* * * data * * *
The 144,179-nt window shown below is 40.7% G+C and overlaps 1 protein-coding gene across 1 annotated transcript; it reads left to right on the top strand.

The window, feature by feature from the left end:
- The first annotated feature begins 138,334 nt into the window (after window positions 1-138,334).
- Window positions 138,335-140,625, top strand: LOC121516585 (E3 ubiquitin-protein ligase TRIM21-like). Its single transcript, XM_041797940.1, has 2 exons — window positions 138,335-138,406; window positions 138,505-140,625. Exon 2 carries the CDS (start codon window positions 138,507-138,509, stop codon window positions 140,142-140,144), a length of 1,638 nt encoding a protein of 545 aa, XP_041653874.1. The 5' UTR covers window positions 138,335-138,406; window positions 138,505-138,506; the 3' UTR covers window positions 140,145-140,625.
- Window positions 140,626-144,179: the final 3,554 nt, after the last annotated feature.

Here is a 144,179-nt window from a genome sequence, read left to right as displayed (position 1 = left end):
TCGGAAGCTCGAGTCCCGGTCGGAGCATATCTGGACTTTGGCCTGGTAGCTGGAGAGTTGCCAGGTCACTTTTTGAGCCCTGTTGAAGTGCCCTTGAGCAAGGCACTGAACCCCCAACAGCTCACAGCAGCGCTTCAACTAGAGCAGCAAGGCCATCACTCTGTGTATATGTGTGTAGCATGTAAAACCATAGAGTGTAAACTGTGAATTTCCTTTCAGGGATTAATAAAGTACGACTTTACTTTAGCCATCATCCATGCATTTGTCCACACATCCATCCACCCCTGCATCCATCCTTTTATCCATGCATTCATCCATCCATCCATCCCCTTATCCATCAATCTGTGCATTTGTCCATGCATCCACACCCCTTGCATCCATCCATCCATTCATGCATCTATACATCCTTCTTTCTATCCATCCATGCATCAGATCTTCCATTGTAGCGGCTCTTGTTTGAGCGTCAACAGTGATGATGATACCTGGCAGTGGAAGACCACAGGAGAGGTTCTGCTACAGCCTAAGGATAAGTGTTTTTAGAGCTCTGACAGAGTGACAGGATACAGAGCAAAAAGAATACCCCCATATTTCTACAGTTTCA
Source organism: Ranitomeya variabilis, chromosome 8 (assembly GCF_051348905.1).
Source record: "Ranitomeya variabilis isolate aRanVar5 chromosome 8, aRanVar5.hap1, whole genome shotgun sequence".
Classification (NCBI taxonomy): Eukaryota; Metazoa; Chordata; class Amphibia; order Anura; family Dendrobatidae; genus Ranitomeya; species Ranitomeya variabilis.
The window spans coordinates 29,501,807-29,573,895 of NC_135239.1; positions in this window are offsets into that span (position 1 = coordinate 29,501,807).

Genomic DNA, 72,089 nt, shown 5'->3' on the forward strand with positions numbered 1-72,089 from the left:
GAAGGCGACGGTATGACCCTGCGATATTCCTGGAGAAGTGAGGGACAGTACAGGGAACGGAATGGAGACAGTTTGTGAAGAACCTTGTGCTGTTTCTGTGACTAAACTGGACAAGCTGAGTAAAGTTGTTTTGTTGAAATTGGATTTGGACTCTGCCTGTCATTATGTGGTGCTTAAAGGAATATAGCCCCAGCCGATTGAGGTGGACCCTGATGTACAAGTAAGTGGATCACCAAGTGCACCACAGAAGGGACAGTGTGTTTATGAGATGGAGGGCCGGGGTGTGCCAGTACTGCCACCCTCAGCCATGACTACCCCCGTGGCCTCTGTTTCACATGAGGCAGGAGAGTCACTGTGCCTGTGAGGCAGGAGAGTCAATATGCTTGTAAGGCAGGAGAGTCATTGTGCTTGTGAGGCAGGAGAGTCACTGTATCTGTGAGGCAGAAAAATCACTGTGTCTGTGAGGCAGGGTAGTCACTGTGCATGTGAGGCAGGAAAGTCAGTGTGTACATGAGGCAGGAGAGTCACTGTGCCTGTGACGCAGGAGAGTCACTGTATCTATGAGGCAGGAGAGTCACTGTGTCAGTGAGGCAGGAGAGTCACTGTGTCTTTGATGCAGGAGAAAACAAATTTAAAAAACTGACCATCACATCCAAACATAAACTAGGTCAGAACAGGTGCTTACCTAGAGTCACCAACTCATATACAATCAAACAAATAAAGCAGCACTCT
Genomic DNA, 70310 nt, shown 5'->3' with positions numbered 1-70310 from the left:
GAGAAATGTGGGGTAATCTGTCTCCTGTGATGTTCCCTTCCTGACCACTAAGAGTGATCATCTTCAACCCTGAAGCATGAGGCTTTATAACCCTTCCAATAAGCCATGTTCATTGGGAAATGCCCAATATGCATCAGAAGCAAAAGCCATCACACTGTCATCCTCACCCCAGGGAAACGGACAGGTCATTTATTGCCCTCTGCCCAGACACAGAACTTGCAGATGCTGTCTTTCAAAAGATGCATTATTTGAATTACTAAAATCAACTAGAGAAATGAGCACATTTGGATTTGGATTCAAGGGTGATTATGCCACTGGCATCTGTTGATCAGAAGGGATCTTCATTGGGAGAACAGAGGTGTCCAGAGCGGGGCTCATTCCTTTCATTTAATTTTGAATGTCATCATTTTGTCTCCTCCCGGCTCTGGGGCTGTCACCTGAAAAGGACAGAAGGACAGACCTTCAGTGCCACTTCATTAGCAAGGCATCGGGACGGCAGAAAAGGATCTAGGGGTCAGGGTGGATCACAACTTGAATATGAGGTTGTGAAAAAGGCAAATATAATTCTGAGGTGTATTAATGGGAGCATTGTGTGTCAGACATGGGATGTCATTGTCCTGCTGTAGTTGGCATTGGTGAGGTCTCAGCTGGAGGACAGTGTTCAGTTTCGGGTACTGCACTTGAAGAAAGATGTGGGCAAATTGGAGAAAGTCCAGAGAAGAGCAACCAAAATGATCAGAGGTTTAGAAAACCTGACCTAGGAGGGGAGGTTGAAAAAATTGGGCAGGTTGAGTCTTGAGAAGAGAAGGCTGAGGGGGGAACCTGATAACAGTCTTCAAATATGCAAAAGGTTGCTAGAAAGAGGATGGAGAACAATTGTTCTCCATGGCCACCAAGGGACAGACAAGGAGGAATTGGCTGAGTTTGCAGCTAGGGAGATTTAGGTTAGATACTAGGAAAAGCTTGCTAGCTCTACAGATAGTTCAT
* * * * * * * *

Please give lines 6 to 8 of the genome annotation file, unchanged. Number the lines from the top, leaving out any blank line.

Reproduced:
Here is a 144,179-nt window from a genome sequence, read left to right as displayed (position 1 = left end):
TCGGAAGCTCGAGTCCCGGTCGGAGCATATCTGGACTTTGGCCTGGTAGCTGGAGAGTTGCCAGGTCACTTTTTGAGCCCTGTTGAAGTGCCCTTGAGCAAGGCACTGAACCCCCAACAGCTCACAGCAGCGCTTCAACTAGAGCAGCAAGGCCATCACTCTGTGTATATGTGTGTAGCATGTAAAACCATAGAGTGTAAACTGTGAATTTCCTTTCAGGGATTAATAAAGTACGACTTTACTTTAGCCATCATCCATGCATTTGTCCACACATCCATCCACCCCTGCATCCATCCTTTTATCCATGCATTCATCCATCCATCCATCCCCTTATCCATCAATCTGTGCATTTGTCCATGCATCCACACCCCTTGCATCCATCCATCCATTCATGCATCTATACATCCTTCTTTCTATCCATCCATGCATCAGATCTTCCATTGTAGCGGCTCTTGTTTGAGCGTCAACAGTGATGATGATACCTGGCAGTGGAAGACCACAGGAGAGGTTCTGCTACAGCCTAAGGATAAGTGTTTTTAGAGCTCTGACAGAGTGACAGGATACAGAGCAAAAAGAATACCCCCATATTTCTACAGTTTCA
Source organism: Ranitomeya variabilis, chromosome 8 (assembly GCF_051348905.1).